3. Disable auto-viewing/opening of attachments in youremail client software if possible.
4. Keep your anti-virus definition software updated.

John Pierce is the webmaster of andthe Customer Service Manager for Gold Zero Web Hosting -

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Saturday, March 18, 2006

How Safe Are You Online?

How Safe Are You Online?By: Tony Hetherington

What do the following five online activities have in common?
1. I download and swap music files
2. I visit chat rooms
3. I play online games
4. I buy and sell on eBay
5. I’m researching my family tree
They are not only five of the most common activities that people do online they are also potentially the most dangerous as they expose you to the real risks posed by scam artists, stalkers and worse that look for new victims each and every day.
Are you truly aware of the hidden dangers that lurk online waiting to strike at the unwary? I’m prepared to wager that you’re not. It’s far more likely that you’ll be as blissfully unaware as everyone else perhaps with that mix of ignorance and arrogance that “nothing can happen to you” that makes you an ideal victim!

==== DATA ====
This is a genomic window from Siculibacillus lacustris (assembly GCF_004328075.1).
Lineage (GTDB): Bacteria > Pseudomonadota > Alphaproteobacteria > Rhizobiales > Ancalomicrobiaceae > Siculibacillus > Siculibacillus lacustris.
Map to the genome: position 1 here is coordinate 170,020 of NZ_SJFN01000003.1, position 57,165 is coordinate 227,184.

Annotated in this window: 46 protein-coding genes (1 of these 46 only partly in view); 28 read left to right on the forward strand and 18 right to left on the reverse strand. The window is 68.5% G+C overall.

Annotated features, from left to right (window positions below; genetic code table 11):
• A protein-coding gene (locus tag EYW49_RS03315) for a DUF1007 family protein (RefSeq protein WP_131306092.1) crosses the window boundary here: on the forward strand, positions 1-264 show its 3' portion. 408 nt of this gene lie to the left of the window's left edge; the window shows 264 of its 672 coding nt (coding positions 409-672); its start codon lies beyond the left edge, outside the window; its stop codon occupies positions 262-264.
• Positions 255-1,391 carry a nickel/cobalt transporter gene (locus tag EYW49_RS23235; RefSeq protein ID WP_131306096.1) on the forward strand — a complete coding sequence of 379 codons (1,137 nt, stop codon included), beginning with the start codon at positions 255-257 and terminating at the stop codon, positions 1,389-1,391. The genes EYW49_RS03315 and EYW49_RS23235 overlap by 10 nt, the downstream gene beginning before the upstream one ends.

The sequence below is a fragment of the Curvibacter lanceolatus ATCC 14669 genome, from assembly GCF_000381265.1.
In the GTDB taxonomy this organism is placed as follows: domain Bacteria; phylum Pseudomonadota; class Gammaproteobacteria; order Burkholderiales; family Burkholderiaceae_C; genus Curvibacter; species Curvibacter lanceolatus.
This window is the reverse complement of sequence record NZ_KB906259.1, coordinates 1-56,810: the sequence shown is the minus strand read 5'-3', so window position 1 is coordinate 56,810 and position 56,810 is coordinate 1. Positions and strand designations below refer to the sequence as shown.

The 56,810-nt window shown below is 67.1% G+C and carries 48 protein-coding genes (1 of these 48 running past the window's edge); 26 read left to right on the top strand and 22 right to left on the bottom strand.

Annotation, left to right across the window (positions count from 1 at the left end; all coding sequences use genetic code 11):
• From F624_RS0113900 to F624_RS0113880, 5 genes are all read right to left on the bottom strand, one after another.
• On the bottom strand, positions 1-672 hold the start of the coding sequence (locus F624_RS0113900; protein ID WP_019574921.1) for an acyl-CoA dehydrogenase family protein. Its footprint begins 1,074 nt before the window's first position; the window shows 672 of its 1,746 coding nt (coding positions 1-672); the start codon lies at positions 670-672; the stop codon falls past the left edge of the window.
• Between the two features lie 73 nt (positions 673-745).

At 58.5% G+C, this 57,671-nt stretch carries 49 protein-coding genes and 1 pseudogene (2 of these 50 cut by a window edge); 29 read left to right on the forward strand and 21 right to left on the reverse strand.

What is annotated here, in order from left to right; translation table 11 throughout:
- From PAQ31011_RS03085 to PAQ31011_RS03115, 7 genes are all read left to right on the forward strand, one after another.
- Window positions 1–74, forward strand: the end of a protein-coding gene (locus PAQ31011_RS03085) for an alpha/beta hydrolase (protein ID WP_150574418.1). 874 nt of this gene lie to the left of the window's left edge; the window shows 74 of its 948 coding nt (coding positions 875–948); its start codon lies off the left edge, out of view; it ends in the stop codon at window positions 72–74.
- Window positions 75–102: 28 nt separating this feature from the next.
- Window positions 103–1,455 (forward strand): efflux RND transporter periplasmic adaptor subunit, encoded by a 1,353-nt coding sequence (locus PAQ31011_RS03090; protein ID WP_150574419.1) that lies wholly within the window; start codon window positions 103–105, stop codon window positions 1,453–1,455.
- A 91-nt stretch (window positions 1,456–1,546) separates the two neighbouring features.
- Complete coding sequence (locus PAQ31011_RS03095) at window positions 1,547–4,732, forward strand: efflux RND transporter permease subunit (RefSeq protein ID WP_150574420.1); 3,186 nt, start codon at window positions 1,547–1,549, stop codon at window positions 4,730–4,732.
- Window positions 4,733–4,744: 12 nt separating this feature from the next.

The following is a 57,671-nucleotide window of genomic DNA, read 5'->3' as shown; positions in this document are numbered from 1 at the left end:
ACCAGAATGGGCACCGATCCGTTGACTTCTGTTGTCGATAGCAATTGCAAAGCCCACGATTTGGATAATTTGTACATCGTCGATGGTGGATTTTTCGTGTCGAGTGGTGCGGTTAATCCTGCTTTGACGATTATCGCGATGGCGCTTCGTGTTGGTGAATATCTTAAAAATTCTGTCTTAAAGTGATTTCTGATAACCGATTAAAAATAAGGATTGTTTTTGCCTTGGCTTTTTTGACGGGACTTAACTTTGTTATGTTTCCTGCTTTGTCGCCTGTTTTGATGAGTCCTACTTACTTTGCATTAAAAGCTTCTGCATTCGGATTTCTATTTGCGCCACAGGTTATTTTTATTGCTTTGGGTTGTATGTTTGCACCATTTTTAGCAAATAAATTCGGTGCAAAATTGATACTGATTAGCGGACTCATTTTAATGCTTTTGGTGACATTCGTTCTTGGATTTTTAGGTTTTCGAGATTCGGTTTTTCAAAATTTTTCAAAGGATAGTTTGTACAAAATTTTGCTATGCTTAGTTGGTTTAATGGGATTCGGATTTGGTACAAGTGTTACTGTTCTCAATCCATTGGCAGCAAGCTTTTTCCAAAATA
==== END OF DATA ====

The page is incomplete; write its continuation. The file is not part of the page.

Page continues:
Perhaps you also think that online security is a bit of an urban myth that has been blown out of all proportion by the media and companies selling security software. Unfortunately, there is a world of stalkers, scam artists and even terrorists working to their own agenda and that agenda includes you or your family.
Luckily, there’s something you can do about it right now – but first let’s look at what really lurks behind these seemingly innocent activities.
1. I download and swap music files
If you’re caught in the culture of the internet that is a grey area at the best of times and you think that “everything online should be free” and that there’s “nothing wrong with peer-to-peer networks” you face some real dangers and not from record companies looking for royalties!
As soon as you step into such a grey area you put yourself more at risk then normal because the scammers and fraudsters know that you can’t really complain without revealing your own illegal behaviour. The same is true of cons linked to dubious websites as they know you’re vulnerable.